Files explained that the theatrical mix for The Cloverfield Paradox in Dolby Atmos immersive surround took place at producer Abrams’ Bad Robot screening theater, with a temporary Avid S6 M40 console. Files also mixed the first Atmos film, Brave, back in 2013. “J. J. [Abrams] was busy at the time,” Files said, “but wanted to be around and involved,” as the soundtrack took shape. “We also had a sound-editorial suite close by,” Stambler noted. “We used several Futz elements from the Mission Control scenes as Atmos Objects,” added Alvarez.

“But then we received a request from Netflix for a near-field Atmos mix,” that could be used for over-the-top streaming, recalled Files. “So we lowered the overall speaker levels, and monitored on smaller speakers to ensure that we could hear the dialog elements clearly. Our Atmos balance also translated seamlessly to 5.1- and 7.1-channel delivery formats.”

“I like mixing in Native Atmos because you can make final decisions with creative talent in the room,” Files concluded. “You then know that everything will work in 5.1 and 7.1. If you upmix to Atmos from 7.1, for example, the creatives have often left by the time you get to the Atmos mix.”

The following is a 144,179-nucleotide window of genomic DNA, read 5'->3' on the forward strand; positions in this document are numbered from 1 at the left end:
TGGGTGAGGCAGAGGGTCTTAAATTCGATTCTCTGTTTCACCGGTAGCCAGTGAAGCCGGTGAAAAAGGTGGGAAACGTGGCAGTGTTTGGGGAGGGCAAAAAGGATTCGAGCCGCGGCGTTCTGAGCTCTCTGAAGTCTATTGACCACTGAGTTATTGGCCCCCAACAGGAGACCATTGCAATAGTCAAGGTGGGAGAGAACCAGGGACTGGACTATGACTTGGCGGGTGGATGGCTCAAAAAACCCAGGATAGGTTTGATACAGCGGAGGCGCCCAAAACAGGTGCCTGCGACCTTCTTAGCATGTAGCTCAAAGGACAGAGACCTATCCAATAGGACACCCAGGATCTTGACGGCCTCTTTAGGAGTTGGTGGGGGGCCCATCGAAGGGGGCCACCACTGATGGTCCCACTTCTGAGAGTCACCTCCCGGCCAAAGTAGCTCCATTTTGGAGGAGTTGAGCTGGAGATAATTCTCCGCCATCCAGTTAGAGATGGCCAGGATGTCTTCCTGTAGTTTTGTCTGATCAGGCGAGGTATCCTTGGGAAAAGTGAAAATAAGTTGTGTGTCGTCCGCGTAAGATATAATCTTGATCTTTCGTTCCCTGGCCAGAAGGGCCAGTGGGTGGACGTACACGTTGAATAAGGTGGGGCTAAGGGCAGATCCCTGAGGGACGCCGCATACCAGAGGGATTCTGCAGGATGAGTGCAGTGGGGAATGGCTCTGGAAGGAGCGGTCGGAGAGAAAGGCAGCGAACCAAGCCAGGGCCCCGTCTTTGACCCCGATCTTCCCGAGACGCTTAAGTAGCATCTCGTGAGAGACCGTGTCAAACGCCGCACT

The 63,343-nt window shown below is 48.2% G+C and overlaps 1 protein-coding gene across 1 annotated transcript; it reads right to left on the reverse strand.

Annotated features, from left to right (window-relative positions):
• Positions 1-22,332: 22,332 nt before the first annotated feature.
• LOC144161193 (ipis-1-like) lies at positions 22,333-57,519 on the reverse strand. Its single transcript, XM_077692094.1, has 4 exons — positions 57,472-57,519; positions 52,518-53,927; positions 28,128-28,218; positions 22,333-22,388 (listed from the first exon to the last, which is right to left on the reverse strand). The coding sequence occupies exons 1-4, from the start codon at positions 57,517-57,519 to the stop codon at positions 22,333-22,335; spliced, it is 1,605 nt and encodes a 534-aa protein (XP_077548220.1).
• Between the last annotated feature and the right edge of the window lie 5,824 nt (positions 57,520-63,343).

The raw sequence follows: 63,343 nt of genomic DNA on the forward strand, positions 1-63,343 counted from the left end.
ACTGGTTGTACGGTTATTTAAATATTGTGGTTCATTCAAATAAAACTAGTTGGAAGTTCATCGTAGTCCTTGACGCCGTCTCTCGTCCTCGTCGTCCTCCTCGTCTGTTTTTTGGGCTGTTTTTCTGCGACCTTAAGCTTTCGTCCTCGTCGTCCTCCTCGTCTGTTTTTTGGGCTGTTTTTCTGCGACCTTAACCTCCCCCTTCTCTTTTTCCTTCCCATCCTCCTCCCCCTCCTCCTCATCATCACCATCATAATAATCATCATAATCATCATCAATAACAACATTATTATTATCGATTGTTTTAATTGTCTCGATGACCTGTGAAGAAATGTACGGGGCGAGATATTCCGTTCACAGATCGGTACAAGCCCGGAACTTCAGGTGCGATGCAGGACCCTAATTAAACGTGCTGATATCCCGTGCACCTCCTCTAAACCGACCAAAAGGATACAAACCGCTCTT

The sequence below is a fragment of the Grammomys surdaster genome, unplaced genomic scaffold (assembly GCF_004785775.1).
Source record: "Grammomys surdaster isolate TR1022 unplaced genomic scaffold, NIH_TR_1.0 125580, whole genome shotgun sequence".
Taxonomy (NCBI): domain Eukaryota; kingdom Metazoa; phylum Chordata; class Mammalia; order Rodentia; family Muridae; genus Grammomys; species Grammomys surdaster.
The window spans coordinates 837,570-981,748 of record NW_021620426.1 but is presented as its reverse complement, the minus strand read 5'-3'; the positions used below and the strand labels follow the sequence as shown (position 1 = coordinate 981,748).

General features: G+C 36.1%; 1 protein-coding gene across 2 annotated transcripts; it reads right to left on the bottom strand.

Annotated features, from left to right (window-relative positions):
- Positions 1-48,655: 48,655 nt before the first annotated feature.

The Sound and Music of Director Damien Chazelle’s First Man
The series of “Composers Lounge” presentations held in the Anthony Quinn Theater, sponsored by SoundWorks Collection and moderated by Glenn Kiser from The Dolby Institute, included “The Sound and Music of First Man” with sound designer/supervising sound editor/SFX re-recording mixer Ai-Ling Lee, supervising sound editor Mildred latrou Morgan, SFX re-recording mixer Frank Montaño, dialog/music re-recording mixer Jon Taylor, composer Justin Hurwitz and picture editor Tom Cross. First Man takes a close look at the life of the astronaut Neil Armstrong, and the space mission that led him to become the first man to walk on the Moon in July 1969. It stars Ryan Gosling, Claire Foy and Jason Clarke.

Having worked with the film’s director, Damien Chazelle, on two previous outings — La La Land (2016) and Whiplash (2014) — Cross advised that he likes to have sound available on his Avid workstation as soon as possible. “I had some rough music for the big action scenes,” he said, “together with effects recordings from Ai-Ling [Lee].” The latter included some of the SpaceX rockets, plus recordings of space suits and other NASA artifacts. “This gave me a sound bed for my first cut,” the picture editor continued. “I sent that temp track to Ai-Ling for her sound design and SFX, and to Milly [latrou Morgan] for dialog editorial.”